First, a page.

Kidnapped

Front Cover
A world-famous classic novel is the basis for this brand-new, dramatically illustrated book. Transformed from Robert Louis Stevenson's original text into a graphic novel, this, like other Graphic Classics editions, makes a good introduction for young readers to the imaginative riches of literature. These books contain many extra features, including brief biographies of their authors, a list of each author's important works, a glossary, and an index. Suitable for classroom use as introductions to literature for junior and senior high school students, these graphic novels entertain young readers while introducing them to the works of renowned literary artists. Full-color illustrations throughout. In Kidnapped, The young orphan David Balfour is kidnapped and forced to work aboard a sailing ship. He and his shipmates soon encounter shipwreck, which is just the first of their exciting adventures.

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User Review  - mdyewhea - LibraryThing

2.5P: This was not an an adaptation of the novel, but merely a description of the plot (with a quote here and there) and some additional information about the area that inspired the novel, who the ... Read full review

Contents

Section 1
16
Section 2
21
Section 3
47
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About the author (2007)

Novelist, poet, and essayist Robert Louis Stevenson was born in Edinburgh, Scotland. A sickly child, Stevenson was an invalid for part of his childhood and remained in ill health throughout his life. He began studying engineering at Edinburgh University but soon switched to law. His true inclination, however, was for writing. For several years after completing his studies, Stevenson traveled on the Continent, gathering ideas for his writing. His Inland Voyage (1878) and Travels with a Donkey (1878) describe some of his experiences there. A variety of essays and short stories followed, most of which were published in magazines. It was with the publication of Treasure Island in 1883, however, that Stevenson achieved wide recognition and fame. This was followed by his most successful adventure story, Kidnapped, which appeared in 1886. With stories such as Treasure Island and Kidnapped, Stevenson revived Daniel Defoe's novel of romantic adventure, adding to it psychological analysis. While these stories and others, such as David Balfour and The Master of Ballantrae (1889), are stories of adventure, they are at the same time fine studies of character. The Master of Ballantrae, in particular, is a study of evil character, and this study is taken even further in The Strange Case of Dr. Jekyll and Mr. Hyde (1886). In 1887 Stevenson and his wife, Fanny, went to the United States, first to the health spas of Saranac Lake, New York, and then on to the West Coast. From there they set out for the South Seas in 1889. Except for one trip to Sidney, Australia, Stevenson spent the remainder of his life on the island of Samoa with his devoted wife and stepson. While there he wrote The Wrecker (1892), Island Nights Entertainments (1893), and Catriona (1893), a sequel to Kidnapped. He also worked on St. Ives and The Weir of Hermiston, which many consider to be his masterpiece. He died suddenly of apoplexy, leaving both of these works unfinished. Both were published posthumously; St. Ives was completed by Sir Arthur Quiller-Couch, and The Weir of Hermiston was published unfinished. Stevenson was buried on Samoa, an island he had come to love very much. Although Stevenson's novels are perhaps more accomplished, his short stories are also vivid and memorable. All show his power of invention, his command of the macabre and the eerie, and the psychological depth of his characterization.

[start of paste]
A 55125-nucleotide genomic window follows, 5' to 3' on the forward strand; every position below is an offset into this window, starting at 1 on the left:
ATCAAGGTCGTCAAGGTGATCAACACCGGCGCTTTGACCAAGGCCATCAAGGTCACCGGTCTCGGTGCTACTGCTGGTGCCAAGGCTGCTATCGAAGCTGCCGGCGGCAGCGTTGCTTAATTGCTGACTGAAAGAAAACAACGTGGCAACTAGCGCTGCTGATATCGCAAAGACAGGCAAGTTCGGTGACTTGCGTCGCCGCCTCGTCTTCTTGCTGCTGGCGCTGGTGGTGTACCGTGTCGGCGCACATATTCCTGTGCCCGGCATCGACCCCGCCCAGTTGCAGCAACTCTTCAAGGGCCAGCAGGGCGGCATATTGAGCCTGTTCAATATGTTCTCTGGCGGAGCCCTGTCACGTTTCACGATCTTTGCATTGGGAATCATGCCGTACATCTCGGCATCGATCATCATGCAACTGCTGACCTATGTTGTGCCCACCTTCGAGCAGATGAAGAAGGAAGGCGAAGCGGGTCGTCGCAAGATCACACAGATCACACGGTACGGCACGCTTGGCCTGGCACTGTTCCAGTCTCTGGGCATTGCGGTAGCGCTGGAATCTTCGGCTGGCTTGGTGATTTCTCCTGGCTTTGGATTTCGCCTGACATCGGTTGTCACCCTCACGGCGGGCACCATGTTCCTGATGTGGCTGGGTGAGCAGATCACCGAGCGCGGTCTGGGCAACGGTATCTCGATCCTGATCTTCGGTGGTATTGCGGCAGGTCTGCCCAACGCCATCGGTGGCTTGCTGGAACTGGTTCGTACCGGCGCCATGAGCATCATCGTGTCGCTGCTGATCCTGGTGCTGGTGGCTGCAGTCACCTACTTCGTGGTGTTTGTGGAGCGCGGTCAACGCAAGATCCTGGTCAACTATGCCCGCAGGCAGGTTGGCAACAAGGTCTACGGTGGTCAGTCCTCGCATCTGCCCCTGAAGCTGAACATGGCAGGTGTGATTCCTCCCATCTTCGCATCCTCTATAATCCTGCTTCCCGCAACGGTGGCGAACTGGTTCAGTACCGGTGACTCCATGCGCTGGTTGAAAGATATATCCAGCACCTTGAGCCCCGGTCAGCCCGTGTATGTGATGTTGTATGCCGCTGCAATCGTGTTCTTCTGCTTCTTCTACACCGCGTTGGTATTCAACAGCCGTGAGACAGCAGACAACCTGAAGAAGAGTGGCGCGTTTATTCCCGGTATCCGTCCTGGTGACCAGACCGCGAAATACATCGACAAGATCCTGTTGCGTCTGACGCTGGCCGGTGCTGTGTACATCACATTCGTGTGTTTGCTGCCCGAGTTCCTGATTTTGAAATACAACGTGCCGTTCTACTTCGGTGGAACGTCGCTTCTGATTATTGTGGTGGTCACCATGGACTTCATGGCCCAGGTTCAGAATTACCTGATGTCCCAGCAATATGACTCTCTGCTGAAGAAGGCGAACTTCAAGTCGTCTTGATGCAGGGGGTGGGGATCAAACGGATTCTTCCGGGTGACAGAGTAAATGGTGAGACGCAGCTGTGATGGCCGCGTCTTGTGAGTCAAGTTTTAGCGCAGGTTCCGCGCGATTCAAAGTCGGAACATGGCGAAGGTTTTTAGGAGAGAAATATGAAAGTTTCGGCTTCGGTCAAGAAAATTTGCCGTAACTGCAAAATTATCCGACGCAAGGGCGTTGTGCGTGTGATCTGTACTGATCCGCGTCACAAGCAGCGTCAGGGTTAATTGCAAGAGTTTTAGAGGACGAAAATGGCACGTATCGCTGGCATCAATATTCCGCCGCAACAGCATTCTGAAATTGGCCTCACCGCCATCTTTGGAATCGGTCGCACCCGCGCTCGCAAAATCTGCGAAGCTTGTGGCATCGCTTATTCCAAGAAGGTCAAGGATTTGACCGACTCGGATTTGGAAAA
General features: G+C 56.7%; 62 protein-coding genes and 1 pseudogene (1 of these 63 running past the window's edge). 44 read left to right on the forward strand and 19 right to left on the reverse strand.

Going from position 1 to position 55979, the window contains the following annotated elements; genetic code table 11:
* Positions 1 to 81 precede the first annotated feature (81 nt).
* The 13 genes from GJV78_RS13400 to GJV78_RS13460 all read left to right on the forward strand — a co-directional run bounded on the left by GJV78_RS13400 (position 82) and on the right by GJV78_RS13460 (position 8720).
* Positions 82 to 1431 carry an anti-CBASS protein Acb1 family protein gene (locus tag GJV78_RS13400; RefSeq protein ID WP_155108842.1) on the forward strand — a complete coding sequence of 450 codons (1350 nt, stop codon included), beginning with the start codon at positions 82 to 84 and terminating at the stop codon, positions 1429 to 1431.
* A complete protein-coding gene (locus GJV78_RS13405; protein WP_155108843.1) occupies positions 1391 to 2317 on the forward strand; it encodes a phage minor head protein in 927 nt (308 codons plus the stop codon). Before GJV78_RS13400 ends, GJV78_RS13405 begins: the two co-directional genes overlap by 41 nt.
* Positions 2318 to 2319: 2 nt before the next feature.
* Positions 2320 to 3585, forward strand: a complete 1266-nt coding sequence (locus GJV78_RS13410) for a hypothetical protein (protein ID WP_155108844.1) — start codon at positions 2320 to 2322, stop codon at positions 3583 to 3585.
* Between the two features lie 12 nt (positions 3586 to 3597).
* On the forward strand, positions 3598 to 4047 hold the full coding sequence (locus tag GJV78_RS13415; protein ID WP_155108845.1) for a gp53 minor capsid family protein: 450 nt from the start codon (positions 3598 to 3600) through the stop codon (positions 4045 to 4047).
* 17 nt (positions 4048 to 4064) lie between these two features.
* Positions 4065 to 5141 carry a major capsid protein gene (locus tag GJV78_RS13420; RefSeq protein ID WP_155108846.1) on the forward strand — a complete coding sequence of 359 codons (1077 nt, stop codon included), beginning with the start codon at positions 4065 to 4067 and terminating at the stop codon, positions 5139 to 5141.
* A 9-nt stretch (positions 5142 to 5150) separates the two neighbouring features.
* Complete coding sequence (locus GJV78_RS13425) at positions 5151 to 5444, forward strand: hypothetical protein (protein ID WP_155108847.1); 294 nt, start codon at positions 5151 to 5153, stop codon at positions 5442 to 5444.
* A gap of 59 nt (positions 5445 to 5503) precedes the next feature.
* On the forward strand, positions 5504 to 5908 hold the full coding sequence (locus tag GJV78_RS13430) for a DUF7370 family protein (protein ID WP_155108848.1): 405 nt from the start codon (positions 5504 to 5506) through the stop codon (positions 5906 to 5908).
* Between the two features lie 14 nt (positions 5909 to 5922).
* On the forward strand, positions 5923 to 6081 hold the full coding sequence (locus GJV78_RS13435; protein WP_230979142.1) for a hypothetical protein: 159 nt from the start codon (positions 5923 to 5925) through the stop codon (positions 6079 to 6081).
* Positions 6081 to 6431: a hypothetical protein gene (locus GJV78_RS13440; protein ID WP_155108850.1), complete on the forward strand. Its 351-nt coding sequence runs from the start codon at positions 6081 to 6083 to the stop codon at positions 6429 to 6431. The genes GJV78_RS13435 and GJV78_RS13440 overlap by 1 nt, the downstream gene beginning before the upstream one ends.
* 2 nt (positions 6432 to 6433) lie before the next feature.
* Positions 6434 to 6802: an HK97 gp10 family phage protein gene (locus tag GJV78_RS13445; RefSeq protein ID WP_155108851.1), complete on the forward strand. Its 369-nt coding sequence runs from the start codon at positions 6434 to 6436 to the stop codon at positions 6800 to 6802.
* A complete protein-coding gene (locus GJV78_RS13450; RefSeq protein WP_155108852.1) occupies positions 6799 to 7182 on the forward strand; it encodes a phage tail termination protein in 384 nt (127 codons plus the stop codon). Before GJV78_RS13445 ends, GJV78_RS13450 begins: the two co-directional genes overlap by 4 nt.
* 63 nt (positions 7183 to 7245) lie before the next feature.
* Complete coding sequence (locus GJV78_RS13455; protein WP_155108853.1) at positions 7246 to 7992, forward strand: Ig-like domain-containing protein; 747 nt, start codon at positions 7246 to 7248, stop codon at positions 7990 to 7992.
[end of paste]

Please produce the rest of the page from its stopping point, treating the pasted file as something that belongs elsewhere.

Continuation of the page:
Award-winning author Fiona Macdonald studied history at Cambridge and is the author of more than 100 information books for young people.

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